Bite-size Review: Devil on the Cross | Ngũgĩ wa Thiong’o


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Devil on the Cross | Ngũgĩ wa Thiong’o

This novel is extraordinarily unique for various reasons, the first being how it actually came into existence. Ngũgĩ wa Thiong’o wrote it in his mother tongue Gîkũyũ, on toilet paper during his imprisonment in 1977-78, (he later translated it into the English). Another reason is the way in which African oral tradition is entwined within the text reflecting its initial Gîkũyũ origins but also adding to its creativity and style. Furthermore and perhaps the most controversial aspect of this novel is the depth of its satirical criticism of the neo-colonial stage of imperialism, and the abundance of allegorical facets. Capitalism and greed become personified as characters who proudly claim that ‘Business is my temple, and money is my god’. It is through these different characters that endemic corruption is depicted concurrently at governmental and societal levels. Ngũgĩ wa Thiong’o casts a vehemently sceptical eye over what ‘uhuru’ in Kenya actually means. He references the Mau Mau rebellion and questions what the struggle for ‘freedom’ was for, if Kenyans in government merely mimic their imperial predecessors by ruthlessly exploiting the working masses. Poignant issues are also raised about women’s contribution to Kenya’s liberation struggle, and how their deeds have not been adequately recognised in the ‘post-colonial’ state. The trajectory of Ngũgĩ’s female protagonist, Warîînga, illustrates that hope is not lost but there is still more to do if both physical and ideological freedom are to be achieved for African women as well as men.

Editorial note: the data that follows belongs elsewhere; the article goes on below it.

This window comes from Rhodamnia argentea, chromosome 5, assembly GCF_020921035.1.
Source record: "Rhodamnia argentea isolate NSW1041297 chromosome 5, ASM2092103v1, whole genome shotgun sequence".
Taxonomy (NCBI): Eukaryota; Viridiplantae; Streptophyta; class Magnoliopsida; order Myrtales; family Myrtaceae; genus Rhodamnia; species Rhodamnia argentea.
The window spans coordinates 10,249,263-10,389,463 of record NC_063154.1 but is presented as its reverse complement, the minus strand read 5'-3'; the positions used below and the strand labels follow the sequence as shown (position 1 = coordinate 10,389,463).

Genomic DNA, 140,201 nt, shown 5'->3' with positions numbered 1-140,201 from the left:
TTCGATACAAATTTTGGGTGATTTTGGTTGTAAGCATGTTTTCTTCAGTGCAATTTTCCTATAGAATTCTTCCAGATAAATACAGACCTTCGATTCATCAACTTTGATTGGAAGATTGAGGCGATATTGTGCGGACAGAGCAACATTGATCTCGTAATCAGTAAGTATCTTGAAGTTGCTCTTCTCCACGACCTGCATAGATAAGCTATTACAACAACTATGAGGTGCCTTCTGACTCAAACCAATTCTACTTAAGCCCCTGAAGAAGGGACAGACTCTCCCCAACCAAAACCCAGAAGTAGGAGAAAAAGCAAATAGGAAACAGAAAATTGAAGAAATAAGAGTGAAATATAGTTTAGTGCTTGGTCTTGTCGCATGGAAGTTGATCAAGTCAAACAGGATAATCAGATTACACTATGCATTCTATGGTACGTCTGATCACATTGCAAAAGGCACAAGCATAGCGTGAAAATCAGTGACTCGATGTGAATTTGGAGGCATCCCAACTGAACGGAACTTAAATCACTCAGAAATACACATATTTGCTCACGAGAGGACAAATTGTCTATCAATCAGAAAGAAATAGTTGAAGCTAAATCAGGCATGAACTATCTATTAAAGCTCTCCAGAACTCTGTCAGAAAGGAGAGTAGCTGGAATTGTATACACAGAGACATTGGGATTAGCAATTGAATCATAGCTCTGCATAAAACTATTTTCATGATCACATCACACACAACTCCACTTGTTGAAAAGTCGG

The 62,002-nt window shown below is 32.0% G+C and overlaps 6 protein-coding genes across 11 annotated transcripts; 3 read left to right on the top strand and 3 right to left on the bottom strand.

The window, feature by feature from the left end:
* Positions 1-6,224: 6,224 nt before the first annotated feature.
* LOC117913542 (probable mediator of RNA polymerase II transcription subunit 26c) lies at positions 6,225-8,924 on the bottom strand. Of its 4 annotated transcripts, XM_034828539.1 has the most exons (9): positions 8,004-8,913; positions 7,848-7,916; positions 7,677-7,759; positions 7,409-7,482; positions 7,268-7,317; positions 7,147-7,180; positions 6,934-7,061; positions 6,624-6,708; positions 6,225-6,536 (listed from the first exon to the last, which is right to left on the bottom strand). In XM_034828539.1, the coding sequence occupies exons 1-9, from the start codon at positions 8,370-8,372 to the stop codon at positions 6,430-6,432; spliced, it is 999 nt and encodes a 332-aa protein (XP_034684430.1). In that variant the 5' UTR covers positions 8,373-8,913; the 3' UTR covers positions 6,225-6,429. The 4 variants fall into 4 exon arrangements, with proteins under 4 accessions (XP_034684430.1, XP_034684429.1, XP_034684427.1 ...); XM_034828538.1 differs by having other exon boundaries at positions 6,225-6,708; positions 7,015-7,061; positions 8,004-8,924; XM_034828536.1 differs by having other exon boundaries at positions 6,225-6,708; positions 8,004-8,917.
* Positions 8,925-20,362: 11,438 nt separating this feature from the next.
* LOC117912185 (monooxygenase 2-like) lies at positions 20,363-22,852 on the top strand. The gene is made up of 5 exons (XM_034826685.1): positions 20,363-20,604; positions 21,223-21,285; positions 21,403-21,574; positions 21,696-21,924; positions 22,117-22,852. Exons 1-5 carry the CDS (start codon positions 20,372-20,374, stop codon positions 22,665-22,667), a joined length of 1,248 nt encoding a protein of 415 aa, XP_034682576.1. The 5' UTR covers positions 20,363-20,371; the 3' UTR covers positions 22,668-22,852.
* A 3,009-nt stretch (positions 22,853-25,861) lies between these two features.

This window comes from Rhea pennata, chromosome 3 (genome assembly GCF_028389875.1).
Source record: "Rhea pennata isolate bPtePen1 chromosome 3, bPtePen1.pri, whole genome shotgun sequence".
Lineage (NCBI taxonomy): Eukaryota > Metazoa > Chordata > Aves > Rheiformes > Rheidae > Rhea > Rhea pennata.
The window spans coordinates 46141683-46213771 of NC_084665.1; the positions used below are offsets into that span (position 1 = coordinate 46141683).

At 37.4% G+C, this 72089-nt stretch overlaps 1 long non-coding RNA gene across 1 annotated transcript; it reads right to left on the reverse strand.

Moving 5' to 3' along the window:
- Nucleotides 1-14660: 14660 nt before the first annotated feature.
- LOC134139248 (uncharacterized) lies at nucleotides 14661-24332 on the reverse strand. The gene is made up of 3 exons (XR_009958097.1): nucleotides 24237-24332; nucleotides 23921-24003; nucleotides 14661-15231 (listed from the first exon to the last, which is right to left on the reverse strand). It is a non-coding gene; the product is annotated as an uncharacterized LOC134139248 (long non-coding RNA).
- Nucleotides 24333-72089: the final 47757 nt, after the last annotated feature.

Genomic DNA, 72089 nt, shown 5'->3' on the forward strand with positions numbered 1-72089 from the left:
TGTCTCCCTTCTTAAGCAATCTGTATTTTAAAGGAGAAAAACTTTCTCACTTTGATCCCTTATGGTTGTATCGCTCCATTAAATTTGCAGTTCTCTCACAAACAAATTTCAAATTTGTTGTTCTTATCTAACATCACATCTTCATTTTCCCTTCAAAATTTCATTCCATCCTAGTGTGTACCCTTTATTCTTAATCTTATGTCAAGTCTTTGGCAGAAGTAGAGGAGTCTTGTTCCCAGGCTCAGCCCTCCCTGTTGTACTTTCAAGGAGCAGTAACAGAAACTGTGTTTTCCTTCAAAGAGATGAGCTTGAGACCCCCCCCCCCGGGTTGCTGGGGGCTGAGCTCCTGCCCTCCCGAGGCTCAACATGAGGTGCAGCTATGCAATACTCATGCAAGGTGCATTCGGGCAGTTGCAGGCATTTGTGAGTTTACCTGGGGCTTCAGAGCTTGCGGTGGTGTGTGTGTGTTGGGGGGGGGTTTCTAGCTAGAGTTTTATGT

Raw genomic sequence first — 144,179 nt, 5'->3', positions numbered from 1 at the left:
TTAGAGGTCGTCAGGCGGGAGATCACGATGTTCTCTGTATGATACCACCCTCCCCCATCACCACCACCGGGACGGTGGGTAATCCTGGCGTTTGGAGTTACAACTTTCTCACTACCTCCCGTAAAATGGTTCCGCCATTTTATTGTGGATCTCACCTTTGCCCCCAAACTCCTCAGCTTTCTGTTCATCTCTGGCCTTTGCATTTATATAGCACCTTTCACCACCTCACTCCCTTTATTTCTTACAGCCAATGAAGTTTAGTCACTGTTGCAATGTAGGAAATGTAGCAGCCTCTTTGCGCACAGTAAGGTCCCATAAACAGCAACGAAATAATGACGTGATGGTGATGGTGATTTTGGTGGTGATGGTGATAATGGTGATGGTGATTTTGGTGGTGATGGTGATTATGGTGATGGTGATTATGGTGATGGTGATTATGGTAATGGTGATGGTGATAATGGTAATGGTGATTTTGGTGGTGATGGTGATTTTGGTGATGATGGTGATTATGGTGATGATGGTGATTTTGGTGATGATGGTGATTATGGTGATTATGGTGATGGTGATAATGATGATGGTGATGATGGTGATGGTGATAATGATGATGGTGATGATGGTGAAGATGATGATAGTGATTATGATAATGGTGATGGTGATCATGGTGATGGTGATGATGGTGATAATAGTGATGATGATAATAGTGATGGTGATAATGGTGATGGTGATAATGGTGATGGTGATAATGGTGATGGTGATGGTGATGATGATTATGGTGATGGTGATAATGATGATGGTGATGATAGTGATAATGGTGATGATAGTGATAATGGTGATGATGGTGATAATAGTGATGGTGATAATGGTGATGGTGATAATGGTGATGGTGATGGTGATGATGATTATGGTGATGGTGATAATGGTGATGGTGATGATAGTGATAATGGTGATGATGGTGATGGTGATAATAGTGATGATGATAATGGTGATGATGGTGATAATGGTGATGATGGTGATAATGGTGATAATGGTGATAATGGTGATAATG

(Recommend Heinemann African Writers Series 1987 edition)


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